When Israel imposed a ten-month ban on West Bank settlement construction last November, Hillary Clinton knew full well that the ban did not apply to Jewish neighborhoods in the eastern half of Jerusalem.  Nevertheless, she described the step as a helpful "move forward toward resolving the Israeli-Palestinian conflict." 

Now, despite the fact that Israel has apologized for its putative misstep in announcing new housing construction in these neighborhoods during Joe Biden's recent visit, Hillary has demanded total cessation of such activity,
saying in an address to the American Israeli Public Affairs Committee (AIPAC) that, "New construction in East Jerusalem or the West Bank...exposes daylight between Israel and the United States."

On March 11th, the very day of Mr. Biden's departure from Israel, Mahmoud Abbas's Fatah organization proceeded (albeit "unofficially") with the dedication of a public square in el Bireh to Dalal Mughrabi, the female leader of the deadliest-ever terrorist attack against Israel.  This was followed by a four-day seminar, under Palestinian Authority auspices, entitled, "Martyr Dalal Mughrabi Camp."  

Ironically, these actions do not seem to have exposed much daylight between the Palestinian Authority and the United States.  The explanation for the incongruity may be found in the fact that, during her AIPAC address, Hillary misattributed the Mughrabi celebrations to Hamas, thereby granting undeserved absolution to Israel's theoretical peace partners, Abbas and the PA.  (Pity America's ally, Israel, wasn't the beneficiary of such largesse.)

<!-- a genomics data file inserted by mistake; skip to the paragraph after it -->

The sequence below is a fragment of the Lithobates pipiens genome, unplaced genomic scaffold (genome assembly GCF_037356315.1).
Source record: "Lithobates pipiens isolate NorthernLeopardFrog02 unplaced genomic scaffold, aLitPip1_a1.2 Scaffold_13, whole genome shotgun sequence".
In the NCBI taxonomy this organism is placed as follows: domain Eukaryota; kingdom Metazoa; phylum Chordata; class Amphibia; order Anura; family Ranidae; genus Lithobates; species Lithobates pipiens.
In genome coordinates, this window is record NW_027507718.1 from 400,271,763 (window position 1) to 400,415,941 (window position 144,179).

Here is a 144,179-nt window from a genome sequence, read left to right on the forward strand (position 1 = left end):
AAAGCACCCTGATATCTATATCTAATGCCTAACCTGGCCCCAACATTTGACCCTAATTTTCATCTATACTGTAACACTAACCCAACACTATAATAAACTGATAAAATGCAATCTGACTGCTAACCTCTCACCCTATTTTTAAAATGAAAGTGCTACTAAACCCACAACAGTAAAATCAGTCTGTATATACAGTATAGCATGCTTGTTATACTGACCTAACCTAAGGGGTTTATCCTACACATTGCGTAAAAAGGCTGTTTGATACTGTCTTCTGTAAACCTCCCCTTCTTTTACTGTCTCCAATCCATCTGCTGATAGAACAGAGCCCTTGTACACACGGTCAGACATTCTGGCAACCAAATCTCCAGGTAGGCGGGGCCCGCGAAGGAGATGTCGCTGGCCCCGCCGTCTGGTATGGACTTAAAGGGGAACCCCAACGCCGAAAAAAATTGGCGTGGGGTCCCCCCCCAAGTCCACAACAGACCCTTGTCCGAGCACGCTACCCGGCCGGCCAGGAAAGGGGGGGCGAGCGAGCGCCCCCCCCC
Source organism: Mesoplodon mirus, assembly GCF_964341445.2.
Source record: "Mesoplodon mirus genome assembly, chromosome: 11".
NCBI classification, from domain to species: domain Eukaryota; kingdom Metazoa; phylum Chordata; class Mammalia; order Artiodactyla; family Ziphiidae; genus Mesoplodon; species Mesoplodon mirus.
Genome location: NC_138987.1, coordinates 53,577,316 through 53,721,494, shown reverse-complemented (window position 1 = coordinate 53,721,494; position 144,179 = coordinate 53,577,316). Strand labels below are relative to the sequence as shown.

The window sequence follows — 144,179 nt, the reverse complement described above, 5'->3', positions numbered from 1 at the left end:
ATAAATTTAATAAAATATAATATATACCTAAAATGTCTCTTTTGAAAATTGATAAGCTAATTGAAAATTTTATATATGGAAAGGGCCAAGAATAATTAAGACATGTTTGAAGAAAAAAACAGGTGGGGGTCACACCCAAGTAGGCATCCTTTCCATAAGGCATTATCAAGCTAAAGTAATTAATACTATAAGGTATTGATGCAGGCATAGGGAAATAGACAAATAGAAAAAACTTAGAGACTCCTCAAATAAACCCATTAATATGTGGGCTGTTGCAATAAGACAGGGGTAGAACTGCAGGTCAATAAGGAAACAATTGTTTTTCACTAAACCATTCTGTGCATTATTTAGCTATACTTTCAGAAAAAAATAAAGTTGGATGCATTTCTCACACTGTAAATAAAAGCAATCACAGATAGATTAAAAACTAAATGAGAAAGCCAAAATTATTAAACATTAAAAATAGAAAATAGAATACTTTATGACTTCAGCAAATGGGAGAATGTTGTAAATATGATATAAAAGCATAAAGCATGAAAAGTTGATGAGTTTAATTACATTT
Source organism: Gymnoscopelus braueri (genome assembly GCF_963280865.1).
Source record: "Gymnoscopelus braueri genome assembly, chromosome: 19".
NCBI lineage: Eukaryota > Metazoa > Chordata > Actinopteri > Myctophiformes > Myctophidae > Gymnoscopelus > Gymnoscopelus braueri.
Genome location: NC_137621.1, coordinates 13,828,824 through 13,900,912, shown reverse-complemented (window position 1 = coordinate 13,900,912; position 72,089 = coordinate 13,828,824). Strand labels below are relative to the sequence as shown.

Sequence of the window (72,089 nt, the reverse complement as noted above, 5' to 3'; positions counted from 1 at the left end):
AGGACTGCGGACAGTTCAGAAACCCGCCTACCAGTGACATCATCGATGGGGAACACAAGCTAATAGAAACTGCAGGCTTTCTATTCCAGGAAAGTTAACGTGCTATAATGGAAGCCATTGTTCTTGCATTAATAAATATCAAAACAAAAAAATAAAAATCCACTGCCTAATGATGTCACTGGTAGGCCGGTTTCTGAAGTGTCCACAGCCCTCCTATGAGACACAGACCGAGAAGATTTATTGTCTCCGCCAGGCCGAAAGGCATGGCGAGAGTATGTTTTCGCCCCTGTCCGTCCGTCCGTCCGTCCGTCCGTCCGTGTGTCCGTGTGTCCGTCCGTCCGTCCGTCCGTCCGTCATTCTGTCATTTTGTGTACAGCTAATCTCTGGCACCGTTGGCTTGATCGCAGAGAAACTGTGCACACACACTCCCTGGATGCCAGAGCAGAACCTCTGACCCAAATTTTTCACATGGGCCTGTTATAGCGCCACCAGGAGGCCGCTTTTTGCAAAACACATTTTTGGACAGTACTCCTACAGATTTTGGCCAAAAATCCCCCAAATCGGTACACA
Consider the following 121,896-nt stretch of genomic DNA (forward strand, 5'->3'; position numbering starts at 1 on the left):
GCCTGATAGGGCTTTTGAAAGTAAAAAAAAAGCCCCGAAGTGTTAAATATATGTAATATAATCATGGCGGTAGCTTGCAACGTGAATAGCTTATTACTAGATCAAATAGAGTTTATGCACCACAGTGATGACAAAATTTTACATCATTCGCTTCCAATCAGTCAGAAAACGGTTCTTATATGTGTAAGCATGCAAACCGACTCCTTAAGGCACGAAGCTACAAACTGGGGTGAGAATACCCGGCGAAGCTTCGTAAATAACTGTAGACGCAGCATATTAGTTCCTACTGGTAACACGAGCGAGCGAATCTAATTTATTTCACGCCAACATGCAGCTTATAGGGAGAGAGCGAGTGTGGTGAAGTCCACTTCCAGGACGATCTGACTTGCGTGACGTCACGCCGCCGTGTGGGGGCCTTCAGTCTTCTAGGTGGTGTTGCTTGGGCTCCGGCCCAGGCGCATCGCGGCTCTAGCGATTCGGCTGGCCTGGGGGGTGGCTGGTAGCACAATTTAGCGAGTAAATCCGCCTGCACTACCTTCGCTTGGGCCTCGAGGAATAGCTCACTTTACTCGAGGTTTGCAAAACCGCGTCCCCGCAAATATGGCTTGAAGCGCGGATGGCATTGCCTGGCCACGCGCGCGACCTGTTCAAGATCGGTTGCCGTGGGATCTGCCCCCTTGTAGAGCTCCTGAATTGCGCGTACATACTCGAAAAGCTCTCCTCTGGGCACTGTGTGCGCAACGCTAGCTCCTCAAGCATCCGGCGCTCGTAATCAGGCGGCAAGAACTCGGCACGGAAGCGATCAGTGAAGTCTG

Hillary then went on to explain that the dedication of the square "insults the families on both sides who have lost loved ones...in this conflict."  To accept this last thesis, one would have to borrow a phrase from Secretary Clinton and "suspend disbelief."  While the dedication of the square was, indeed, an insult to Israelis, it cannot be construed as such to the Palestinians who came out to celebrate the square's dedication or to a society that routinely glorifies blood-soaked terrorists as "martyrs."

Hillary enthusiasts may recall a statement she issued during her 2007-08 presidential campaign saying, "Hillary Clinton believes that Israel's right to exist in safety as a Jewish state, with defensible borders and an undivided Jerusalem as its capital, secure from violence and terrorism, must never be questioned."  Her present stance on Jerusalem may seem like an about-face, but in fairness to her, she didn't say anything about Jews building houses in their undivided capital.  Moreover, she isn't asking questions.  She's making statements -- just as she did in June 2009, when she declared, "there is no agreement." (She was referring to George Bush's April 14, 2004 letter to Ariel Sharon assuring Israel that any final status agreement with the Palestinians would leave Israel with defensible borders encompassing the main West Bank settlement blocks).  Of course, in making that declaration, Hillary was technically correct.  There was no official "agreement" -- only a letter from then President Bush containing assurances that were ratified by overwhelming majorities in both Houses of Congress in June of the same year.  

Hillary's demand that Israel cease all housing construction in the eastern portion of Jerusalem will prove a bitter -- if not fatal -- pill for the Netanyahu government to swallow.  More importantly, however, the Secretary of State's Orwellian approach to diplomacy will make it difficult for Israel to place stock in American assurances the next time Hillary publicly calls upon the Jewish state to take patently dangerous risks for peace.  Indeed, it may be her own shrinking stock rather than Israel's construction planning that has exposed the ominous "daylight" about which she expressed such concern to AIPAC.

Jack Schwartzwald, MD, Brown University.  See Jack's articles "3D Anti-Semitism," and "Israeli settlements:  Neither "colonial," nor "illegal," here and here.